Remote Area Medical back in western Virginia, as the battle to expand Medicaid rolls on…
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The three-day clinic, which relies on more than 1,000 volunteers, will serve as many as 3,000 people before it ends Sunday. The vast majority of patients — more than 70 percent — come for dental care, Brock said.
Every year, hundreds of people have every one of their teeth pulled there. Then they put their names into a denture lottery, with the hope of being picked to get a set of false teeth made for them at the next year’s event. Forty-six people were picked from a list of 700 to get dentures this year.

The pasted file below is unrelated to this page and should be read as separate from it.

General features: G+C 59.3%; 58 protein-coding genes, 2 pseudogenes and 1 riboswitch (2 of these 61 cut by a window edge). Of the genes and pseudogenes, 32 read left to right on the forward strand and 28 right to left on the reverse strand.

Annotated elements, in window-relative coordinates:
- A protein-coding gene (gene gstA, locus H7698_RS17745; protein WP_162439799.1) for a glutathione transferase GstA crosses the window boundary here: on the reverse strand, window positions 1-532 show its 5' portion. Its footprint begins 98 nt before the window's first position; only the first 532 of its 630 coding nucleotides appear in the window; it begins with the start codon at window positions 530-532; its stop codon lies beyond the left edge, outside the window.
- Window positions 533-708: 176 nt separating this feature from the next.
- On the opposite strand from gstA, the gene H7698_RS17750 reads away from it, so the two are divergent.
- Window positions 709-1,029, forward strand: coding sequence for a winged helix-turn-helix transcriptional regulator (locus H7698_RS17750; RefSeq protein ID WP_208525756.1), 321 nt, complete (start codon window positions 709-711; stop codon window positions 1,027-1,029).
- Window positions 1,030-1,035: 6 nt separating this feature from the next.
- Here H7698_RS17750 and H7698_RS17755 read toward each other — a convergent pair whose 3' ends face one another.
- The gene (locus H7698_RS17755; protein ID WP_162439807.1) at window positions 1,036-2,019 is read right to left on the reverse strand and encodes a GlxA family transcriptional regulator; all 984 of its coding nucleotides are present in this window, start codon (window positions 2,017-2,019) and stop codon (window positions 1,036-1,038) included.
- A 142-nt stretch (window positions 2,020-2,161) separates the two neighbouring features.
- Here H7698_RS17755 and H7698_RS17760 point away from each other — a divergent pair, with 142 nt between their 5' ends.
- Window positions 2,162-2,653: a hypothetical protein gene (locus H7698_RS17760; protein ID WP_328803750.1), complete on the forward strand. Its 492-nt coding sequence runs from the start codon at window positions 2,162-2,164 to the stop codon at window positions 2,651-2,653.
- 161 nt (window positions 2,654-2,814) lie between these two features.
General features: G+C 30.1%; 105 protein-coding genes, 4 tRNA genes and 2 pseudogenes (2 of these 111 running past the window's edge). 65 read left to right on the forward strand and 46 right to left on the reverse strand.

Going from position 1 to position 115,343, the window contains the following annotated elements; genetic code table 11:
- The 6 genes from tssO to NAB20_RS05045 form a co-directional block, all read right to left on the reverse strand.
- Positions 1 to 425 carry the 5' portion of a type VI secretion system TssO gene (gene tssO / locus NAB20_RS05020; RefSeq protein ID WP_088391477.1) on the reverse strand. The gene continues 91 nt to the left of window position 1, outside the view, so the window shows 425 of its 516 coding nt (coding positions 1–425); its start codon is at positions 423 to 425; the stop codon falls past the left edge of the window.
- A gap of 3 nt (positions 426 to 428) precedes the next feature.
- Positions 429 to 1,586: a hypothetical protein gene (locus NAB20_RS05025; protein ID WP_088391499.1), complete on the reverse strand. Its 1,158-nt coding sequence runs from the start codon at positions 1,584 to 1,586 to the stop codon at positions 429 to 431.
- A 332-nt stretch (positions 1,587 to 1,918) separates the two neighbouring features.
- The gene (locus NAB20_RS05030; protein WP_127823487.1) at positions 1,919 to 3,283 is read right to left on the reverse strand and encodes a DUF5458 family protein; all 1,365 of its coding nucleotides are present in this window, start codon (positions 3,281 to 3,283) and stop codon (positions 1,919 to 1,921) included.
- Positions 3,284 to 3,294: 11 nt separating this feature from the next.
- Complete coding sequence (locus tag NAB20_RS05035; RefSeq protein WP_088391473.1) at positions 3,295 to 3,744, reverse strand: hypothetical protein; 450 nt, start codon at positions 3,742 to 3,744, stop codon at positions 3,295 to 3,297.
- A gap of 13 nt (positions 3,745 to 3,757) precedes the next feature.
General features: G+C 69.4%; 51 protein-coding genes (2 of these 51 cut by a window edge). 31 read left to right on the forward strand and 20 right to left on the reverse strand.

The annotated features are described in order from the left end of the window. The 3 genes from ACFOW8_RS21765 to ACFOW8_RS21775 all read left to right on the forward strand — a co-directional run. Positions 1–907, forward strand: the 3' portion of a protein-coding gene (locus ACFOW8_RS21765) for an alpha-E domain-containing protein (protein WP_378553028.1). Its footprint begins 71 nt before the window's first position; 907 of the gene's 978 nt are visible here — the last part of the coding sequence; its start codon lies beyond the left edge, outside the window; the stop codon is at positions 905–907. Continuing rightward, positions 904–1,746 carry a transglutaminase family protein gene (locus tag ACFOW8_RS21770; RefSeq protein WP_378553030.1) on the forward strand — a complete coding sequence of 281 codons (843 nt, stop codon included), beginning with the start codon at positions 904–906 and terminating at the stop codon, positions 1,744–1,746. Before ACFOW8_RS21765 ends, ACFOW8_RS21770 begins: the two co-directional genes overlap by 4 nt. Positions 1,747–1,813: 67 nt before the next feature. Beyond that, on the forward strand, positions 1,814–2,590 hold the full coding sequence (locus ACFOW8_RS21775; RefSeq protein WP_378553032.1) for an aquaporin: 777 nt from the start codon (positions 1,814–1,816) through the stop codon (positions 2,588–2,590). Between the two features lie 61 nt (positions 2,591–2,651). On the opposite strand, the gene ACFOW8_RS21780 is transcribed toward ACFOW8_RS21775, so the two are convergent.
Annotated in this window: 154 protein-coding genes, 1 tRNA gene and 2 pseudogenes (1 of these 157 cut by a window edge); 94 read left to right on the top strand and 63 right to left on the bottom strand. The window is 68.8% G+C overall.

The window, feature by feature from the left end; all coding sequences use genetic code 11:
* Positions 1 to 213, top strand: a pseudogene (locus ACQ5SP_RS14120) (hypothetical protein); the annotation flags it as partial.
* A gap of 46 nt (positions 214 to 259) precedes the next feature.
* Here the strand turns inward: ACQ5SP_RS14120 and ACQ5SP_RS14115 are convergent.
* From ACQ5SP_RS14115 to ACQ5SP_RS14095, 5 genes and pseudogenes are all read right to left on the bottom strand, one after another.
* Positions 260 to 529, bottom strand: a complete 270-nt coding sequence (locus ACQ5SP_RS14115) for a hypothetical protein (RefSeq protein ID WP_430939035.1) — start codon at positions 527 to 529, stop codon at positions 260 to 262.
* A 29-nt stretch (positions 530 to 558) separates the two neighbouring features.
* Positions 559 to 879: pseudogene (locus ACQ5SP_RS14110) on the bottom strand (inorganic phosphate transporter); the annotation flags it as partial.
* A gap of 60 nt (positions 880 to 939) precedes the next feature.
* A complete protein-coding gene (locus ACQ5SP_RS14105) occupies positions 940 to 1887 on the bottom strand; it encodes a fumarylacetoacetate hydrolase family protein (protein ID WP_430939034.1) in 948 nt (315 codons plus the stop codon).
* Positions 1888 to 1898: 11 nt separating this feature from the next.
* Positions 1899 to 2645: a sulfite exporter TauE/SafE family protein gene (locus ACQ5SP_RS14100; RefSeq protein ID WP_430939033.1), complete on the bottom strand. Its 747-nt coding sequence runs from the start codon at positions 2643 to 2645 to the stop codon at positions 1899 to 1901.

“They pull thousands of teeth here. At the end, they’ll have buckets of teeth,” said volunteer Jennifer Lee, Virginia’s deputy secretary of health and human resources and an emergency room doctor.
Medicaid expansion would not fully alleviate the dental situation. Medicaid does not cover routine dental care for adults or dentures. But Medicaid does pay for emergency tooth extractions, so patients would not have to wait a year to have a bad one pulled.
“I just had an 18-year-old have a full mouth extraction because she’s never had dental care,” said Beth Bortz, who runs the Virginia Center for Health Innovation. “It’s not unusual.”
She said patients often want their good teeth removed, too, because they associate teeth with pain. She said health-care providers counsel them to keep them.